WHO IS THE LUMBERSEXUAL?
The lumbersexual has been a long time in the making. His predecessor, the retrosexual, was also the antithesis of the pristinely appointed metrosexual. Retrosexuals by definition are fascinated by all things traditional and timeless, including the classic barber experience, the wet shave. Think of Humphrey Bogart, a tailored, well-groomed man who spends time on looking good. The retro-on-steroids lumbersexual term first appeared in 2008 in an entry in Urban Dictionary.
Yet it was not until October of 2014, that the esthetic coalesced in an article titled, “The Rise of the Lumbersexual,” in lifestyle blog GearJunkie. The article published photos of celebrities and models sporting the new outdoor look—attractive, rugged men with beards, denim, flannel and leather boots, carrying their favorite Apple device. The term began to spread like wildfire in an attempt to understand this new iteration of man.
Casual, yet sophisticated; uninterested in glitz and glam, yet can be seen sporting the latest technology; appears unkempt, yet takes time to achieve the look.
From scruff to full beard. Ranges from neatly trimmed to au naturel.
Wardrobe stereotypically includes flannel. Prefers quality over label. Is able to sport a casual, yet put together outdoors look.
Professional who appreciates quality, simplicity and the story, the meaning behind the brand— craft beers, mom and pop American made, organic and cottage-farmed food.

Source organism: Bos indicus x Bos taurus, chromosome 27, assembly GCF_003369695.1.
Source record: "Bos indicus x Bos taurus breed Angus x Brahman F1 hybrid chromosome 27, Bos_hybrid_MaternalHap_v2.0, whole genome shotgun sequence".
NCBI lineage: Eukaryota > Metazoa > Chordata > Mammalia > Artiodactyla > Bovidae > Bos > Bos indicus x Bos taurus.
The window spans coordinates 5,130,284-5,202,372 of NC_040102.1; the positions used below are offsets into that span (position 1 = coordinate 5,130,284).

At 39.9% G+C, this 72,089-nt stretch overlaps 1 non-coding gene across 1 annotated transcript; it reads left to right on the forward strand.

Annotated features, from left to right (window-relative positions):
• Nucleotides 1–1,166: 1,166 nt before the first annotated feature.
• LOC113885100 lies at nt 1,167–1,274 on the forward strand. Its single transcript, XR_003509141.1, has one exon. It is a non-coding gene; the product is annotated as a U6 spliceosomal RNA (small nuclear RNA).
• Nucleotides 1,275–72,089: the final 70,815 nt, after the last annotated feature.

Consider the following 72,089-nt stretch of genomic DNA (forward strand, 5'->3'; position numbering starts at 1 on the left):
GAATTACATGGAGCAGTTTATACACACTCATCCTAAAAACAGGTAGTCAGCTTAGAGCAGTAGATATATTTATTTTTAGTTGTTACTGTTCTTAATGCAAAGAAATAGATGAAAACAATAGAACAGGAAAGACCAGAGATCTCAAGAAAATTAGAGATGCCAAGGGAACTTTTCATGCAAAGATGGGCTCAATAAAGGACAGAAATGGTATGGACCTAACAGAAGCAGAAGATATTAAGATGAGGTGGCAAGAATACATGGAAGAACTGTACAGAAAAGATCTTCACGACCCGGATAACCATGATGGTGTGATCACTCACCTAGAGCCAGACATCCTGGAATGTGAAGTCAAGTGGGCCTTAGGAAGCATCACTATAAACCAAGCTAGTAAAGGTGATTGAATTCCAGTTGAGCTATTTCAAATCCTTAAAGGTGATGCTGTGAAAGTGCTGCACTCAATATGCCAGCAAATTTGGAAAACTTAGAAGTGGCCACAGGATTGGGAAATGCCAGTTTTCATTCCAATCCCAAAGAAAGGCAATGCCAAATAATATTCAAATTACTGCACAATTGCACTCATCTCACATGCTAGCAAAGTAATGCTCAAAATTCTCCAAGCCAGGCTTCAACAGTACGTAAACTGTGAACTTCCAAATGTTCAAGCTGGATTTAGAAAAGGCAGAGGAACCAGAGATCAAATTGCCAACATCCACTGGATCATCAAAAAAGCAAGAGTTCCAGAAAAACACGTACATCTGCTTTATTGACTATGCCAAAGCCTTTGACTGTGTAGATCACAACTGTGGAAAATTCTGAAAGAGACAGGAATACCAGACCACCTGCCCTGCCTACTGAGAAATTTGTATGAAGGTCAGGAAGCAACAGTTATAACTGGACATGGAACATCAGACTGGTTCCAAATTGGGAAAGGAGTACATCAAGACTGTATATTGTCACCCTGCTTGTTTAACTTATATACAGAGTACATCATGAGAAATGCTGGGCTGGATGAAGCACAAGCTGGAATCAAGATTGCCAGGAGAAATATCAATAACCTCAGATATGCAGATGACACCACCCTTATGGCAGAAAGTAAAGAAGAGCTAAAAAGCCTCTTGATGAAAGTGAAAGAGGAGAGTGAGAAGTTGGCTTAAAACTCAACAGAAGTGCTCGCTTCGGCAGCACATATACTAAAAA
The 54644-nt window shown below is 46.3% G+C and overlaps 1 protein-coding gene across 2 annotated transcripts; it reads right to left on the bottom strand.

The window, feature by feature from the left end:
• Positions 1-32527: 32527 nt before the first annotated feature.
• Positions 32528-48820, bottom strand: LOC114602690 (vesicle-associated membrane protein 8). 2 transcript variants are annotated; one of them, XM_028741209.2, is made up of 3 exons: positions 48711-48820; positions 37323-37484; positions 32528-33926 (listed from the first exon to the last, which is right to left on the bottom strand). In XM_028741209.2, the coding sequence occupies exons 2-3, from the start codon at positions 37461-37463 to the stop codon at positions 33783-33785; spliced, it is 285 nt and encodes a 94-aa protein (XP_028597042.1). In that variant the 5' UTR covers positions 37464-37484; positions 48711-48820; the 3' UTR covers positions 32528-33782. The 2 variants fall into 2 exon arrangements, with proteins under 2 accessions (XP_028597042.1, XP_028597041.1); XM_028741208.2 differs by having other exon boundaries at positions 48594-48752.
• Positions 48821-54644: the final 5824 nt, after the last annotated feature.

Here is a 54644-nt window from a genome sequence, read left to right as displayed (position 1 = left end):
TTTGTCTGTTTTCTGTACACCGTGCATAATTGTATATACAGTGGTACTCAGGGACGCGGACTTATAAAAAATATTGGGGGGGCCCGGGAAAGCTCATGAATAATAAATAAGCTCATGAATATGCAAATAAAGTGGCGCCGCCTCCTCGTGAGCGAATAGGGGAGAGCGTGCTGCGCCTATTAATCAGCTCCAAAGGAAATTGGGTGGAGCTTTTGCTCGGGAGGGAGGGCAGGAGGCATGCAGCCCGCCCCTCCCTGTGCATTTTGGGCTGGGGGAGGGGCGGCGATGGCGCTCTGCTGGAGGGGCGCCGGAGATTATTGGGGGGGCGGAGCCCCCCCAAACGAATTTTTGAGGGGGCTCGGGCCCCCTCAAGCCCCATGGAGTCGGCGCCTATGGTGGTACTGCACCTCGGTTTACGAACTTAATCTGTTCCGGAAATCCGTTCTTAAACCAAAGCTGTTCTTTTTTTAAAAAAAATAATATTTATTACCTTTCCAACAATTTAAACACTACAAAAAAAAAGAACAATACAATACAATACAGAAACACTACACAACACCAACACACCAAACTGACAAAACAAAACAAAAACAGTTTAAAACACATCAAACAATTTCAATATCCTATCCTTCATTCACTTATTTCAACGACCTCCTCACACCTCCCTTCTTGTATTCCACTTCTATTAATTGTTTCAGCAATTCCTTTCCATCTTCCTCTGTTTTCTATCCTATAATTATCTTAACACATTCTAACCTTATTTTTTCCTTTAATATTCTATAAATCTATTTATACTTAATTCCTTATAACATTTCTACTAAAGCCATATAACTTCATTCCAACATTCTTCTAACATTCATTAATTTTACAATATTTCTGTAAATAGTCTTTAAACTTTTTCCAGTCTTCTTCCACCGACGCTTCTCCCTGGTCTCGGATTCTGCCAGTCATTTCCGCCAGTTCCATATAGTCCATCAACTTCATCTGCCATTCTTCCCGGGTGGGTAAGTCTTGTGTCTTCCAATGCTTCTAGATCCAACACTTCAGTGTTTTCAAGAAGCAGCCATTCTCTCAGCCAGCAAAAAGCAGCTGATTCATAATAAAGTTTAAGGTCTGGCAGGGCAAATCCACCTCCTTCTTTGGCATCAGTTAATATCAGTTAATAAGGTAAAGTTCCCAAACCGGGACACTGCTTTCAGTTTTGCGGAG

Idolizes the classic and refined. Loves nostalgia, and respects and emulates role models of the past.
Neatly groomed. Facial hair, if any, is calculated.
Form fit and/or vintage fashion. Classic labels. A look that has evolved into the hipster style of today.
Young urban professional, well-appointed but definitively NOT metrosexual. Distinct appreciation for nostalgia and the past.
Equates labels and appearance with status. Is secure in his masculinity and undaunted by being mistaken as gay. In fact, he may take it as a compliment.
Little facial hair, clean, professional, well-groomed appearance.
The hottest new trends and/or designer labels. Ultimate coordination of color and texture. Individualized and precision-honed ensembles.
Is often out and about, enjoys being seen. Successful, hard working and hard playing. Calculated aficionado of the finer things in life with the intent to boost status and/or professional image.
Indeed, the lumbersexual defies one-size-fits-all definitions. Did he emerge because work life has evolved to the point where men have few opportunities to demonstrate virility, a backlash against the blurring of gender roles? Is his look an expression of environmentalism and desire to preserve what is important in the world around him? Is he a reflection of a desire to live a more casual, thoughtful and less capitalistic lifestyle? Regardless of his motivations, from a global perspective both he and the trend have distinct implications for spa.
SPA IMPLICATIONS AND STRATEGIES
Few estheticians and service providers feel comfortable working with a man’s facial hair, and are unsure of what to do with the skin below.
Conduct the facial treatment and apply product as you would with any gentleman having no facial hair, including cleansers, exfoliants, masks, serums and moisturizers.
Avoid clay-based products and physical exfoliants. They are difficult to remove. Chemical exfoliants are extremely beneficial for the skin under the beard, as are all products.
When cleansing, make note of the direction of the beard growth. Always massage in the direction of growth to avoid irritation. This will sometimes be counterintuitive, as certain beard areas grow downward.